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Controlling Bush Honeysuckle (IL)

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From: Ryan Swearingingin
Jerseyville, IL
I am about to engage in a battle of epic proportions with bush honeysuckle this spring. My 600 acre farm in Greene County IL was logged selectively approx. 12 years ago. Today I have a monoculture of the honeysuckle in the understory. I have had contractors out to look at the problem and have refused to submit bids due to the high density of stems. I am a firm believer in removing introduced species from my property, but since the property was logged the amount of wildlife especially deer has seemed to increase dramatically. I realize from a forestry perspective the honeysuckle essentially halts succession hindering merchantable trees from regenerating, but from a wildlife standpoint do you think there would be any negative results from removing the honeysuckle? Secondly, what are some examples of native shrubs that I could plant to assume the role of the honeysuckle as wildlife cover? Thanks Ryan

Extension Message
From: Jay Hayek
Extension Specialist, Forestry
Department of Natural Resources and Environmental Sciences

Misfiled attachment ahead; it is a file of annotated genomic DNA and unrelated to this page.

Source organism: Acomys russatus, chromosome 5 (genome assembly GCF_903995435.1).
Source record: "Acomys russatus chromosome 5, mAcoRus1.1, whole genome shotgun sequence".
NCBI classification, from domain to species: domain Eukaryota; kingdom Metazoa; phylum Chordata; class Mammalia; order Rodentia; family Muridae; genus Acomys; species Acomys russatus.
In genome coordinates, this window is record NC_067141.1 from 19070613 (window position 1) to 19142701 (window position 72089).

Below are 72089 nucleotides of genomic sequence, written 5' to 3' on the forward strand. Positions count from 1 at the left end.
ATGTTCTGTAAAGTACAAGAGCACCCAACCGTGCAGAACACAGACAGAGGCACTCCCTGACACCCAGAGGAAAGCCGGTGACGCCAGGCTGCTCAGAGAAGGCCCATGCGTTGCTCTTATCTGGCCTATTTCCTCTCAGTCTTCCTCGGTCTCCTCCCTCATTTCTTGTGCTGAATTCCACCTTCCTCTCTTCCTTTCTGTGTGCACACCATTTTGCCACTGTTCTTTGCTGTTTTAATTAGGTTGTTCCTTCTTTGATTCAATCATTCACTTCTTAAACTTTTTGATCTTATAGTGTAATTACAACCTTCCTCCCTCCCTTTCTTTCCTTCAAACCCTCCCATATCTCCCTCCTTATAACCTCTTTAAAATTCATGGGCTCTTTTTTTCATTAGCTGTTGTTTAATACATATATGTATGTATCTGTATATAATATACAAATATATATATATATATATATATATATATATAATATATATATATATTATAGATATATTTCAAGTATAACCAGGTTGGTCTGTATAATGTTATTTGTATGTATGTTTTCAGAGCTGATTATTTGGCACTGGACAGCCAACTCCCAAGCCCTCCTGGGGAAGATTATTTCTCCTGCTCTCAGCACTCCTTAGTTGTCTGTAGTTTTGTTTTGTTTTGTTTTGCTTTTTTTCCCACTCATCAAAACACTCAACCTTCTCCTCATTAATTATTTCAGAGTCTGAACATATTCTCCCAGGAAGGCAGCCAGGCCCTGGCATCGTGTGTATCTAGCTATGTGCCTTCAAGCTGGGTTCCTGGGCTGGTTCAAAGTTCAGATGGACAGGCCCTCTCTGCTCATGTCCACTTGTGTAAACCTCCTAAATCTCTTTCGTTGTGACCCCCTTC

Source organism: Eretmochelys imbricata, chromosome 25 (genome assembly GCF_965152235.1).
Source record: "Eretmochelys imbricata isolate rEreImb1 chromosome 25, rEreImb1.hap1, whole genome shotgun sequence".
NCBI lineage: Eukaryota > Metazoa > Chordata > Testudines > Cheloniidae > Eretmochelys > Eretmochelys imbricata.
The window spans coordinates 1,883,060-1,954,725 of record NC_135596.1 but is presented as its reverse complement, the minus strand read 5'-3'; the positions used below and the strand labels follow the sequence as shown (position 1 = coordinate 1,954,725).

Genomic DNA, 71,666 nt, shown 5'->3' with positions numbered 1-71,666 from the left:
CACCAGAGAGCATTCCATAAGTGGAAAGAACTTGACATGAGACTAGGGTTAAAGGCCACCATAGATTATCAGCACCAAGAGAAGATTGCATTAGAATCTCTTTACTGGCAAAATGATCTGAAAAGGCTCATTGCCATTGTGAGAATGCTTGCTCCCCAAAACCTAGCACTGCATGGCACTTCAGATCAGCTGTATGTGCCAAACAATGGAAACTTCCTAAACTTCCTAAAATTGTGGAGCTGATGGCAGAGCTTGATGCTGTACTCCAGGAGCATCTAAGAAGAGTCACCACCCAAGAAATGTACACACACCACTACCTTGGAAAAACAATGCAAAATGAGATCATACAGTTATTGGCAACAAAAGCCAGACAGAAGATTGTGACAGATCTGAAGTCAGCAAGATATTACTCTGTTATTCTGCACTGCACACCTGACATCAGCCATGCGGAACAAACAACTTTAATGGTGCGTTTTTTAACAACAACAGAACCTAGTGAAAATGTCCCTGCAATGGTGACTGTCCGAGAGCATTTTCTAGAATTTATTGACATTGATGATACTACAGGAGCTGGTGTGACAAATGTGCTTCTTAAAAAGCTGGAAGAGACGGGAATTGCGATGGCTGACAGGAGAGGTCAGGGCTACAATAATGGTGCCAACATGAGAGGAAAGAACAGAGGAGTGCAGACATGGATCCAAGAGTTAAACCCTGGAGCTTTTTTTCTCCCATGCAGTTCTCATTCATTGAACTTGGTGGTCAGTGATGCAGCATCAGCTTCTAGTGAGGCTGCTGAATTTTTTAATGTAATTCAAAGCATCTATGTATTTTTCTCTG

Greetings Ryan:

No doubt about it...bush honeysuckle is a scourge of forest management in Illinois forests.

I'm willing to bet that you can't find an experienced professional forester or wildlife biologist who will argue for keeping bush honeysuckle in your forest.

To assist you in your endeavor, might I suggest you develop a forest management plan approved by the Illinois Dept. of Natural Resources (DNR). Contact your local DNR forester for a list of professional consulting foresters in your area. Moreover, this DNR approved forest management plan will open the door to federal and state cost-share dollars to help you eradicate this harmful exotic from your woodland. The federal Environmental Quality Incentives Program in Illinois has a brand new suite of forestry cost-share dollars and programs. Contact your local DNR forester and local USDA Natural Resources Conservation Service office for more information.

Some native small trees/shrubs to consider include eastern redbud; dogwood spp.; viburnum spp.; witch-hazel; hazelnut; Amelanchier spp.; sumac spp., etc. There are others, of course, but I suggest you work with a local professional to match stand conditions and soils if you are to plant a significant amount of trees/shrubs.

Best of luck!

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